Little Bushy South

This project was completed in July at the old house, but I had to keep it under wraps so it could be a surprise to someone.  My wife’s grandmother was a British war bride.  She met her American husband at Bushey Park outside of London where he taught air sea survival for the 8th Army Air Force.  When the war was over they moved to Michigan (his home) and eventually had a farm called “Little Bushey”, after the place they met.  We had talked about calling our new place “Little Bushey South” as a tribute to that.  I thought a sign was in order, and no wood could be better than the family wood.

These walnut beams were picked up by my mother’s parents when she was very young.  They spent a lot of time around boats and they were used as ballast by someone.  No clue how old they were then, but our family has had them for 50+ years.

One of the beams had been cut down a few times, so I cross cut it to about 42″, and then re-sawed it to make a 1 inch thick slab.  I left some of the worm eaten edging because it is so good looking.  A little work with my jack plane had it smooth and revealed a gorgeous piece of walnut.


In order to make the text for this project I am using my plunge router and custom printed 3D letter templates.  I wrote up all the text, then broke each segment up into a size that could be printed.  They are keyed to fit together to keep alignment and kerning proper.  Letters like “e” and “B” have to be done in multiple segments.  The “B” below shows how I tackled this.

The plunge routing went reasonably well, but something shifted part of the way through.  My cuts were shallower when I went back and redid certain segments.  Not sure what happened, but next time I will make everything double tight.  I went back with a chisel and cleaned up the issue areas.  The bottoms are still not smooth, but aren’t as uneven as before.  That left me with a few accidental chipout segments.  See near the top of the “O”.  Also, the “h” was in part of a knot.  My colorant will want to bleed into those cavities, so I have to fill them.

I used some dark woodworking epoxy to fill these problem areas.  First I went carefully with painters tape and dammed up all the problem areas.  Next I mixed the epoxy and used a syringe to put just the right amount into the voids.  A little light buffing and the epoxy filled the voids but is really hard to see.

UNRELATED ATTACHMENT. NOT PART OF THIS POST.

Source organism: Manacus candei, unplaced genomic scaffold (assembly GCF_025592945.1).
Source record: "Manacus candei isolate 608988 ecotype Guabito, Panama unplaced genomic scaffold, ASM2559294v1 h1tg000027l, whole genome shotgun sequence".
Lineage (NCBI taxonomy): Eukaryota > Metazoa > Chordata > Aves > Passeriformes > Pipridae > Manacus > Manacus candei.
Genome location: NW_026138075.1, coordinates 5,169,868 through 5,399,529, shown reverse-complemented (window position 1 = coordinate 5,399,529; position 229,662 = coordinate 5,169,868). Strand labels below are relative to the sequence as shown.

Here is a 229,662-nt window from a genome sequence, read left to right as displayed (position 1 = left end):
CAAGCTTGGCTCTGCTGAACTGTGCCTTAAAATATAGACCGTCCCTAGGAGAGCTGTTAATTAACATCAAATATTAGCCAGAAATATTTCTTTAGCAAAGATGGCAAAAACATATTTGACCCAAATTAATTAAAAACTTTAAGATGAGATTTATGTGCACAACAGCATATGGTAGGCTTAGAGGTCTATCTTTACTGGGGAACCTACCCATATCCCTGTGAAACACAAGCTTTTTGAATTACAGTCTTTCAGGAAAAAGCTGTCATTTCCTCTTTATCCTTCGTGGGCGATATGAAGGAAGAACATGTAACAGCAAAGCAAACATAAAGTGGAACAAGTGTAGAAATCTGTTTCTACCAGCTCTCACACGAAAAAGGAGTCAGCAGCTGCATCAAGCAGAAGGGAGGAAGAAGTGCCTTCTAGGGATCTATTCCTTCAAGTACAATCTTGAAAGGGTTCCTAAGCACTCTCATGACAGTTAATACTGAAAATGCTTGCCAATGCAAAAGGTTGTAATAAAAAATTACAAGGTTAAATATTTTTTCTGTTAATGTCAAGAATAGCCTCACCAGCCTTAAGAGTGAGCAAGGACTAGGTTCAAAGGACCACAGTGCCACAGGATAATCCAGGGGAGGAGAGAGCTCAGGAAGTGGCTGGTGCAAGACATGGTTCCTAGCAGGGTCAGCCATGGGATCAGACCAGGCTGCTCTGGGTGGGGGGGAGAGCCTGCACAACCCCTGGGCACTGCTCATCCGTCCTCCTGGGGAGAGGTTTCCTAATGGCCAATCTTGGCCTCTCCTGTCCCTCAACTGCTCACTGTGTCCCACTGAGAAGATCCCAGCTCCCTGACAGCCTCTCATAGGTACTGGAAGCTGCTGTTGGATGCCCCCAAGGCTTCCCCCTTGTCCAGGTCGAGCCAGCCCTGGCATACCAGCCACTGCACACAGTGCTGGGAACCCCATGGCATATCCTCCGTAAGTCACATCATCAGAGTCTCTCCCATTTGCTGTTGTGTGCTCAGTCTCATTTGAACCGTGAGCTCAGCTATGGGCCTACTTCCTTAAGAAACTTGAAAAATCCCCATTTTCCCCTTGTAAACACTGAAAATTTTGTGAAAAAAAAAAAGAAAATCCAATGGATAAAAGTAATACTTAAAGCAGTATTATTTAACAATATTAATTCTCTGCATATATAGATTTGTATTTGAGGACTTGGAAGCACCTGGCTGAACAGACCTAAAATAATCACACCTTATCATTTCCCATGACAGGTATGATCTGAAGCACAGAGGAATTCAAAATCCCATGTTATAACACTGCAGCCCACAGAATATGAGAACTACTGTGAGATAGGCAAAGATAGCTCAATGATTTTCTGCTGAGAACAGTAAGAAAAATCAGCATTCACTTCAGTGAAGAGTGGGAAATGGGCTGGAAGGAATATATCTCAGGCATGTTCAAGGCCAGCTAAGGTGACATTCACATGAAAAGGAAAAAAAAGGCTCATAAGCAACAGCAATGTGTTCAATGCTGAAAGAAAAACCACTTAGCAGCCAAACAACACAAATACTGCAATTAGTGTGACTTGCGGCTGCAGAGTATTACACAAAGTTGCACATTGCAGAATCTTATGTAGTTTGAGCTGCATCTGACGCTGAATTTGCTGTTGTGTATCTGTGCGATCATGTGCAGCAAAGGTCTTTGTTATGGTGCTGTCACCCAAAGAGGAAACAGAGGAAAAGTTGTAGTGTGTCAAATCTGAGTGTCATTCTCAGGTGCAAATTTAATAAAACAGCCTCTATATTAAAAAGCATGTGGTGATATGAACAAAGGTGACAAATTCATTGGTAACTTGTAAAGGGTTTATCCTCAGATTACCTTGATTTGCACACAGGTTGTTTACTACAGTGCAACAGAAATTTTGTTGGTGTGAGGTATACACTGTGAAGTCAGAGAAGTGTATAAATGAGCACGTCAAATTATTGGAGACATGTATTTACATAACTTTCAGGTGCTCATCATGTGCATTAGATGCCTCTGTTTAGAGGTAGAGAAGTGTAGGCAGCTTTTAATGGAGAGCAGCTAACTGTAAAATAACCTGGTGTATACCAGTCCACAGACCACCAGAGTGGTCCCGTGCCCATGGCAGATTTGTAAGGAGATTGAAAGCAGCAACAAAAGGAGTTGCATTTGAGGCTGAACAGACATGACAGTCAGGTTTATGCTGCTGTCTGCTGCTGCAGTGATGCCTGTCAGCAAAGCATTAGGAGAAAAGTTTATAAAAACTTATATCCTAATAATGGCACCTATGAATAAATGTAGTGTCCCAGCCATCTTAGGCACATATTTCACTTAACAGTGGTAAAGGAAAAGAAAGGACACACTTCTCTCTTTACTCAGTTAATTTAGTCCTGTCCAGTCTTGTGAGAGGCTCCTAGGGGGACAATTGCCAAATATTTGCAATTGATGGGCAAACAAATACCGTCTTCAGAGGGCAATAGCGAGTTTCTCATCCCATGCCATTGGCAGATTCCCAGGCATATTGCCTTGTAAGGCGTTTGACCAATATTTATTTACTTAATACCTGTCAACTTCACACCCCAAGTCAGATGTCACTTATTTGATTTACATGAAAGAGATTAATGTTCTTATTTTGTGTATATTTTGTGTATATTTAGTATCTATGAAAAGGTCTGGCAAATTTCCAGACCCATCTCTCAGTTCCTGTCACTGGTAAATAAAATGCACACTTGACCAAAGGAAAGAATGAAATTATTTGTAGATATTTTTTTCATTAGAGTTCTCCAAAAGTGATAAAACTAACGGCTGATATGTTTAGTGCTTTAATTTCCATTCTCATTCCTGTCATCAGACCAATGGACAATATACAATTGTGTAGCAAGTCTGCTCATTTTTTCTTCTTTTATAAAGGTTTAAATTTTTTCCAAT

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I was going to spray paint this, then just plane off the top layer to reveal colored letters.  The bottoms are still uneven, so I opted to try epoxy.  I bought a big batch of system three epoxy with white color resin.  It worked really well.  No progress pictures because you have very limited time once the mixing begins.

The places I blocked the chipouts didn’t bleed, and only a little snuck in under the knot around the lower case “h”.  A syringe helped me pipe it into each letter, and manipulate the results.  The epoxy clung up at the sides and dipped a little in the center.  The result is a really awesome shiny 3D lettering effect.  It looks quite good on our new mantle.  I don’t really understand fireplaces in Florida, but this one looks picturesque.

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Sawhorse Sheet Goods Table

I will need a temporary work surface when renovating the new house, and have a lot of sheet goods and drywall to cut up.  I thought about building some sawhorses and adding on to them, but I don’t have much time.  Instead I started with two of these Burro branded horses.  Honestly, for 20 bucks a piece, these things are pretty good.  Made in USA, stackable, stable, and strong.  Just make sure you are choosy, not all were created equal.  Explaining the build will be easier with a before and after shot.